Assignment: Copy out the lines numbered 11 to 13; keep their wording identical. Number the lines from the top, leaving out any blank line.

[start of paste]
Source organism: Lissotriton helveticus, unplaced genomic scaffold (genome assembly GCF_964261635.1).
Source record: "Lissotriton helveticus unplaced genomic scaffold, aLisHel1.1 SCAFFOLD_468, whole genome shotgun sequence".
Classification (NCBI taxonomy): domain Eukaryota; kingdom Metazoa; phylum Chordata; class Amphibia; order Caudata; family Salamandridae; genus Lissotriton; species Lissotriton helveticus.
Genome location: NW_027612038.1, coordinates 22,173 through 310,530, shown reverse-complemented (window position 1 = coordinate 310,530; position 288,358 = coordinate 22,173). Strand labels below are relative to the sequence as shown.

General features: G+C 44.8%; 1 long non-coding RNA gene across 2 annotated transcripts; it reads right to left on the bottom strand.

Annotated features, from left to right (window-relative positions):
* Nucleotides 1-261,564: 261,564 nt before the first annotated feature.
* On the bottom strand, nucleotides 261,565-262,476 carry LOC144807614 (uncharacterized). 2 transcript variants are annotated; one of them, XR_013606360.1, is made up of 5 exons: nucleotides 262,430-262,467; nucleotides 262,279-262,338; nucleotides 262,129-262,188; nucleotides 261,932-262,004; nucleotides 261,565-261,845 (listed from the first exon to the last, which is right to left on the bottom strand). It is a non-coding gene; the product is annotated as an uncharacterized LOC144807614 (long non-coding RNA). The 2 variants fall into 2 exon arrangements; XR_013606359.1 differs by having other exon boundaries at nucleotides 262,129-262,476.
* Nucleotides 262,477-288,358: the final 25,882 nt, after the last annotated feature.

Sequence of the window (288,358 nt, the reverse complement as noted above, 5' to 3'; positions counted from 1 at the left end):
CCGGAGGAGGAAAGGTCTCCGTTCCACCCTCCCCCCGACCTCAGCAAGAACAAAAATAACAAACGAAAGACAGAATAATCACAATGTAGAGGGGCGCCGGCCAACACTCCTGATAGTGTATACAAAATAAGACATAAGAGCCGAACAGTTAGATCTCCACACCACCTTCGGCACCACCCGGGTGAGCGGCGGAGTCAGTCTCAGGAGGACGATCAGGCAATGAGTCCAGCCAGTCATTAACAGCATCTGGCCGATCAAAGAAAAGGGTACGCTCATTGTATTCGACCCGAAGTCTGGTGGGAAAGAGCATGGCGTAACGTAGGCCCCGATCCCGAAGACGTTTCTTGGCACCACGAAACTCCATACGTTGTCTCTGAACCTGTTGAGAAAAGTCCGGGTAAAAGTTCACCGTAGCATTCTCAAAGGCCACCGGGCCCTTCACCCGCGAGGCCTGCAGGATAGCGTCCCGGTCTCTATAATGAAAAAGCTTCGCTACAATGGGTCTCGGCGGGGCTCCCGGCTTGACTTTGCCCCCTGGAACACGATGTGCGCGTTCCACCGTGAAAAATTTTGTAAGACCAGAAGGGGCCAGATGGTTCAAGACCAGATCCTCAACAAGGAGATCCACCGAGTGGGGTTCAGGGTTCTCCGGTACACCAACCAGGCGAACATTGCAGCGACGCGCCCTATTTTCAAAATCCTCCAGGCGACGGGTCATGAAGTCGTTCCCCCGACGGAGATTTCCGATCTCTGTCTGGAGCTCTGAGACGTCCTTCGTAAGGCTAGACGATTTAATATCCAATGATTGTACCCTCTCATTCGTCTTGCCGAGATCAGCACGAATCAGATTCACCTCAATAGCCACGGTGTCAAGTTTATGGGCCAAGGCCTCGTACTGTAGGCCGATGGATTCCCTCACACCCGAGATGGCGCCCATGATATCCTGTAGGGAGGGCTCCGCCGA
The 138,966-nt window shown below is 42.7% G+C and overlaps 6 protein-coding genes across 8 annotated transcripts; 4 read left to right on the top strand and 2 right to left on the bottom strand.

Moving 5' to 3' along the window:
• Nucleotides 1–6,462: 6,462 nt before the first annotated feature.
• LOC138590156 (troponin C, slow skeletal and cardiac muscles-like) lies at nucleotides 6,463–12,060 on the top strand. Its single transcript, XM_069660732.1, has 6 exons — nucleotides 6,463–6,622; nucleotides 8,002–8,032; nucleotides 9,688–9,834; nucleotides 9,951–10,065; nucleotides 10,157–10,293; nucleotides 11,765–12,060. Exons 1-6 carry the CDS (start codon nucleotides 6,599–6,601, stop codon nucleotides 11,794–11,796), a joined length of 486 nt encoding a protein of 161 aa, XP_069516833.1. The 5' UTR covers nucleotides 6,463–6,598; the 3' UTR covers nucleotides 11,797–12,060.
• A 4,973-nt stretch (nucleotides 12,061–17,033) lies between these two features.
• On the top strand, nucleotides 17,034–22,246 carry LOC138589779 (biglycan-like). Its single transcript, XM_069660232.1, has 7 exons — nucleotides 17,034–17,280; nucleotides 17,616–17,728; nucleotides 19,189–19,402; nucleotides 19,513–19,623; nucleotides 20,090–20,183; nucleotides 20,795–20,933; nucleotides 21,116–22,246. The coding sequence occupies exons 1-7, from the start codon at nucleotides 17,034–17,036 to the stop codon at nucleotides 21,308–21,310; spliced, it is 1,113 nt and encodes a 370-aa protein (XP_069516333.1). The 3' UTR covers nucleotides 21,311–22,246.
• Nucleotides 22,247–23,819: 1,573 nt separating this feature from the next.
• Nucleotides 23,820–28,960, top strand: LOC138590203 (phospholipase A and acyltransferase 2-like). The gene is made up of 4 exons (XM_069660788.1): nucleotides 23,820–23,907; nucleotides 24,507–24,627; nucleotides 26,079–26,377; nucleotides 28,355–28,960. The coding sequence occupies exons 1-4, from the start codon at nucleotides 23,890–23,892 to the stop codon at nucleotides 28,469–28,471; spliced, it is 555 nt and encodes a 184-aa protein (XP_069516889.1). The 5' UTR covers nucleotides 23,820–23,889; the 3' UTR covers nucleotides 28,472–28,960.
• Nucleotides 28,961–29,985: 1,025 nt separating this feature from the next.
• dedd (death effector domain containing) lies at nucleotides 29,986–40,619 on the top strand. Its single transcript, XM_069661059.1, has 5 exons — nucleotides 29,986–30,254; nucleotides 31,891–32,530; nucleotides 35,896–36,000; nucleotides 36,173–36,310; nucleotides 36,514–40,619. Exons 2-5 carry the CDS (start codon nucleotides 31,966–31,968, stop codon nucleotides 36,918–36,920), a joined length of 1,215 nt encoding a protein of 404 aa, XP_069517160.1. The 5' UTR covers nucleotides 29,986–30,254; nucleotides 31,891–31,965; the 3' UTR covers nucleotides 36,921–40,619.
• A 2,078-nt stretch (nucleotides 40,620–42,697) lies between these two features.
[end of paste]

CCGGAGGAGGAAAGGTCTCCGTTCCACCCTCCCCCCGACCTCAGCAAGAACAAAAATAACAAACGAAAGACAGAATAATCACAATGTAGAGGGGCGCCGGCCAACACTCCTGATAGTGTATACAAAATAAGACATAAGAGCCGAACAGTTAGATCTCCACACCACCTTCGGCACCACCCGGGTGAGCGGCGGAGTCAGTCTCAGGAGGACGATCAGGCAATGAGTCCAGCCAGTCATTAACAGCATCTGGCCGATCAAAGAAAAGGGTACGCTCATTGTATTCGACCCGAAGTCTGGTGGGAAAGAGCATGGCGTAACGTAGGCCCCGATCCCGAAGACGTTTCTTGGCACCACGAAACTCCATACGTTGTCTCTGAACCTGTTGAGAAAAGTCCGGGTAAAAGTTCACCGTAGCATTCTCAAAGGCCACCGGGCCCTTCACCCGCGAGGCCTGCAGGATAGCGTCCCGGTCTCTATAATGAAAAAGCTTCGCTACAATGGGTCTCGGCGGGGCTCCCGGCTTGACTTTGCCCCCTGGAACACGATGTGCGCGTTCCACCGTGAAAAATTTTGTAAGACCAGAAGGGGCCAGATGGTTCAAGACCAGATCCTCAACAAGGAGATCCACCGAGTGGGGTTCAGGGTTCTCCGGTACACCAACCAGGCGAACATTGCAGCGACGCGCCCTATTTTCAAAATCCTCCAGGCGACGGGTCATGAAGTCGTTCCCCCGACGGAGATTTCCGATCTCTGTCTGGAGCTCTGAGACGTCCTTCGTAAGGCTAGACGATTTAATATCCAATGATTGTACCCTCTCATTCGTCTTGCCGAGATCAGCACGAATCAGATTCACCTCAATAGCCACGGTGTCAAGTTTATGGGCCAAGGCCTCGTACTGTAGGCCGATGGATTCCCTCACACCCGAGATGGCGCCCATGATATCCTGTAGGGAGGGCTCCGCCGA
The 138,966-nt window shown below is 42.7% G+C and overlaps 6 protein-coding genes across 8 annotated transcripts; 4 read left to right on the top strand and 2 right to left on the bottom strand.

Moving 5' to 3' along the window: